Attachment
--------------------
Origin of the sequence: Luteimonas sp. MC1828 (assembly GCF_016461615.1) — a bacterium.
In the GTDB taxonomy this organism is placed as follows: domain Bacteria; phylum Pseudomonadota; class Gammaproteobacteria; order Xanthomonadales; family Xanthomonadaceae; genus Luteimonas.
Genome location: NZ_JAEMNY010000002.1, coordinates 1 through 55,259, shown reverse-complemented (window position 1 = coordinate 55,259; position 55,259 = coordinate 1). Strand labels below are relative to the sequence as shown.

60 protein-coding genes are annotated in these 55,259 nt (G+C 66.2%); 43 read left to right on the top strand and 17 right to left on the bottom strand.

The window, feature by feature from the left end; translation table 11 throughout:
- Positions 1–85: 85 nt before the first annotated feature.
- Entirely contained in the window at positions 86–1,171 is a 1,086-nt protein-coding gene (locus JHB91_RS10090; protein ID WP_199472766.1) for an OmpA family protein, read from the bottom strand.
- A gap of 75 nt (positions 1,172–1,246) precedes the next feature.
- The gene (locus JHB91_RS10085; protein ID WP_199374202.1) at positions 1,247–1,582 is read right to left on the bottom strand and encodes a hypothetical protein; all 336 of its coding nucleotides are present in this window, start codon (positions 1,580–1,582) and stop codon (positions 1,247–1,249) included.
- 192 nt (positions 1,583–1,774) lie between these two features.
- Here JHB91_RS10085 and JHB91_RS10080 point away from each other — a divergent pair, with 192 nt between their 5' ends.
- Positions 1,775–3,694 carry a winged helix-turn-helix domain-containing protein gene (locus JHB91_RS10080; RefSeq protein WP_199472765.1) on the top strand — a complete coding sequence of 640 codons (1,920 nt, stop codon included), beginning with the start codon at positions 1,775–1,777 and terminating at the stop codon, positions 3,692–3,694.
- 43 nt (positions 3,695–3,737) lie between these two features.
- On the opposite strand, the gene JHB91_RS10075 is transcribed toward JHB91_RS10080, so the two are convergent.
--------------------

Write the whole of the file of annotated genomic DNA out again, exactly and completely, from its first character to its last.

Origin of the sequence: Luteimonas sp. MC1828 (assembly GCF_016461615.1) — a bacterium.
In the GTDB taxonomy this organism is placed as follows: domain Bacteria; phylum Pseudomonadota; class Gammaproteobacteria; order Xanthomonadales; family Xanthomonadaceae; genus Luteimonas.
Genome location: NZ_JAEMNY010000002.1, coordinates 1 through 55,259, shown reverse-complemented (window position 1 = coordinate 55,259; position 55,259 = coordinate 1). Strand labels below are relative to the sequence as shown.

60 protein-coding genes are annotated in these 55,259 nt (G+C 66.2%); 43 read left to right on the top strand and 17 right to left on the bottom strand.

The window, feature by feature from the left end; translation table 11 throughout:
- Positions 1–85: 85 nt before the first annotated feature.
- Entirely contained in the window at positions 86–1,171 is a 1,086-nt protein-coding gene (locus JHB91_RS10090; protein ID WP_199472766.1) for an OmpA family protein, read from the bottom strand.
- A gap of 75 nt (positions 1,172–1,246) precedes the next feature.
- The gene (locus JHB91_RS10085; protein ID WP_199374202.1) at positions 1,247–1,582 is read right to left on the bottom strand and encodes a hypothetical protein; all 336 of its coding nucleotides are present in this window, start codon (positions 1,580–1,582) and stop codon (positions 1,247–1,249) included.
- 192 nt (positions 1,583–1,774) lie between these two features.
- Here JHB91_RS10085 and JHB91_RS10080 point away from each other — a divergent pair, with 192 nt between their 5' ends.
- Positions 1,775–3,694 carry a winged helix-turn-helix domain-containing protein gene (locus JHB91_RS10080; RefSeq protein WP_199472765.1) on the top strand — a complete coding sequence of 640 codons (1,920 nt, stop codon included), beginning with the start codon at positions 1,775–1,777 and terminating at the stop codon, positions 3,692–3,694.
- 43 nt (positions 3,695–3,737) lie between these two features.
- On the opposite strand, the gene JHB91_RS10075 is transcribed toward JHB91_RS10080, so the two are convergent.